The good news is that the federal student loan program was actually built to withstand economic times like these. Federal student loan borrowers have multiple rights to keep their student loans above water (more on those later). The bad news, though, is that the federal government hasn’t exactly made proactively educating borrowers about their rights a number one priority up to this point. That means it’s up to individual borrowers to be proactive and arm themselves with information as they navigate student loan repayment. Sounds daunting, but here are three steps to get you started if you’re overwhelmed by student debt.
Know what you owe. You probably received a packet of information on student loan repayment from your college when you graduated, but that was six months and who knows how many address changes ago. If you don’t know how many loans you have, what the monthly payments are or where to send them, visit the National Student Loan Data System atwww.nslds.ed.gov. This is the U.S. Education Department’s central database for federal student aid and here you can get a complete listing of all your federal student loans. NSLDS doesn’t track private loans, so check yourcredit report if you took out loans with names other than “Stafford,” “Perkins” or “PLUS.” You can request a free copy of your credit report once a year.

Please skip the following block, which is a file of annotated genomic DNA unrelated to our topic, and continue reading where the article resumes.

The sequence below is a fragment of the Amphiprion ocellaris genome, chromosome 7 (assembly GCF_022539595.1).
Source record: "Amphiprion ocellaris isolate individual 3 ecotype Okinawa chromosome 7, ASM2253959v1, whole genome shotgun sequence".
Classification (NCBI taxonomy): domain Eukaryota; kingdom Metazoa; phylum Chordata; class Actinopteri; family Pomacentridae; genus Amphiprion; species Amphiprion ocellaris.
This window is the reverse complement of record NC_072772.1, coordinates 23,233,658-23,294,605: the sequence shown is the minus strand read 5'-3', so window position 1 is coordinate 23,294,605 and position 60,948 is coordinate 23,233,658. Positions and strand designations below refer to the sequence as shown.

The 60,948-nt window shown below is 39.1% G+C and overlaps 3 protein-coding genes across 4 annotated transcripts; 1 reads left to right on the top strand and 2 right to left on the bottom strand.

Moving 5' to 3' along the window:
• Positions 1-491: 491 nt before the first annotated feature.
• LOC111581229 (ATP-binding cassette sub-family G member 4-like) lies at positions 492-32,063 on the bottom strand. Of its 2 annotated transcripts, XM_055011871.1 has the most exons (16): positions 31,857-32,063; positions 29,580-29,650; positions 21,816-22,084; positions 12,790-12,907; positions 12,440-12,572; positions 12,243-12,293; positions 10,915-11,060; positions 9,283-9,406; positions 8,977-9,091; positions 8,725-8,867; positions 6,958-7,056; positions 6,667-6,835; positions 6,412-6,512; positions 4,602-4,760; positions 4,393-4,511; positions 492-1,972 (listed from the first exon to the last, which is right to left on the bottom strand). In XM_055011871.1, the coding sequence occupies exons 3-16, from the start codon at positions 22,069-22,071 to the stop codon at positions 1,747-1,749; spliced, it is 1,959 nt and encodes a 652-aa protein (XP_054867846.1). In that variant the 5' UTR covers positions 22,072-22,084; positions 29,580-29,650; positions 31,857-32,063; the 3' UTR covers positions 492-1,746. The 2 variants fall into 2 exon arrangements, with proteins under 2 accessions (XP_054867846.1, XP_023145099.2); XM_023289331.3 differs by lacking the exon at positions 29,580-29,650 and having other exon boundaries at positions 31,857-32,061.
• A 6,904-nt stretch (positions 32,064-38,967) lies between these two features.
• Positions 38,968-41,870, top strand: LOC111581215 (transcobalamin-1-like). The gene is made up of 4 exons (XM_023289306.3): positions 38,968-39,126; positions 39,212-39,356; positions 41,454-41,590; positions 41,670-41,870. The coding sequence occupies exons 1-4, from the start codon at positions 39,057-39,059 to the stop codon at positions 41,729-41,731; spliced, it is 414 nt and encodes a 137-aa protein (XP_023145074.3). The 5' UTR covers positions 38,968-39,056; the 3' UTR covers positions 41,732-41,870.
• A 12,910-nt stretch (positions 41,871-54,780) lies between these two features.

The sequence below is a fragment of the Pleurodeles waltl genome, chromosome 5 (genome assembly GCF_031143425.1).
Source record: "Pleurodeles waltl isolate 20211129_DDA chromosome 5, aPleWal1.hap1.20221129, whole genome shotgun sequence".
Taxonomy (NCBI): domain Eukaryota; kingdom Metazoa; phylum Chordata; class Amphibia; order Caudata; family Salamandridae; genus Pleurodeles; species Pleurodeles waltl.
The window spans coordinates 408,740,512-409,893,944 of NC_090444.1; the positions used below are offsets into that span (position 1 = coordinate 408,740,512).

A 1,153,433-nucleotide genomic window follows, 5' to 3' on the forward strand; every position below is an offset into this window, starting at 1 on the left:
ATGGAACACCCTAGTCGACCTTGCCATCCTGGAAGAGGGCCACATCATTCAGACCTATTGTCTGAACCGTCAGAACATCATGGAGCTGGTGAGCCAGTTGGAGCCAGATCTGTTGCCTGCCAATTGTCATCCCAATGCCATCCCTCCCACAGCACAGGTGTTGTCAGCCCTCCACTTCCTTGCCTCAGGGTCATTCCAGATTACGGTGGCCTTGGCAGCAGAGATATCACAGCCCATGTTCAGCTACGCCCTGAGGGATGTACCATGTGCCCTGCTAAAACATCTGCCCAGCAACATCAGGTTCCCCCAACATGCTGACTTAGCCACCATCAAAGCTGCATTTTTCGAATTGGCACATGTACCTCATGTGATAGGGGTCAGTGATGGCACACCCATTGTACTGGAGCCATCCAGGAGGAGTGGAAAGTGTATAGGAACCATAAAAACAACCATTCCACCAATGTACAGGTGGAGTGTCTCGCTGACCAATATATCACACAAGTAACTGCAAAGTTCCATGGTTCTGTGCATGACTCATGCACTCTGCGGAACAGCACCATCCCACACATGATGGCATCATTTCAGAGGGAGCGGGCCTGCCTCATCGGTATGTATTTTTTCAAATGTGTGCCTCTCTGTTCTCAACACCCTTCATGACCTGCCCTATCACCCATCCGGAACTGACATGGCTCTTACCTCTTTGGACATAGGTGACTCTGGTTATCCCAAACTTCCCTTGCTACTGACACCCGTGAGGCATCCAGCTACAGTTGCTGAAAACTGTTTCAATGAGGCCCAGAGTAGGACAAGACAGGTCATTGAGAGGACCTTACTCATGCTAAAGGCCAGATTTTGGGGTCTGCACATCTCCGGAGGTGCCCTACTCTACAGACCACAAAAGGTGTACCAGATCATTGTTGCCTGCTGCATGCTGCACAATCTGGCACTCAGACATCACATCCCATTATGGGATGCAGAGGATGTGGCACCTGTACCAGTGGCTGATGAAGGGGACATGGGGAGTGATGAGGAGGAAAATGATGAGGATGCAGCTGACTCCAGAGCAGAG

Know your rights. Federal student loan borrowers have multiple rights to make the debt more manageable. Can’t find a job after college? You can defer payment, and sometimes even interest, for up to three years or longer. Can’t afford your current monthly payment? You can either lengthen your repayment term to lower your payment, or start out with lower payments and gradually increase if you anticipate your salary will grow in future years. Longer repayment terms will mean you pay more in interest over the long term, but you can always prepay your federal student loans at any time if your financial situation gets better. Have lots of student loan debt but entering a low-paying field? That’s covered, too. You may be able to cap monthly payments at 10% of your income and the balance could be waived after 25 qualifying years (in some cases after 10 years if the borrower works in public service). If you can’t make your student loan payment, contact your student loan servicers (the ones listed on NSLDS) and ask them how to take advantage of any of these programs. You can also visit American Student Assistance’s website or the U.S. Education Department for a full list of repayment options.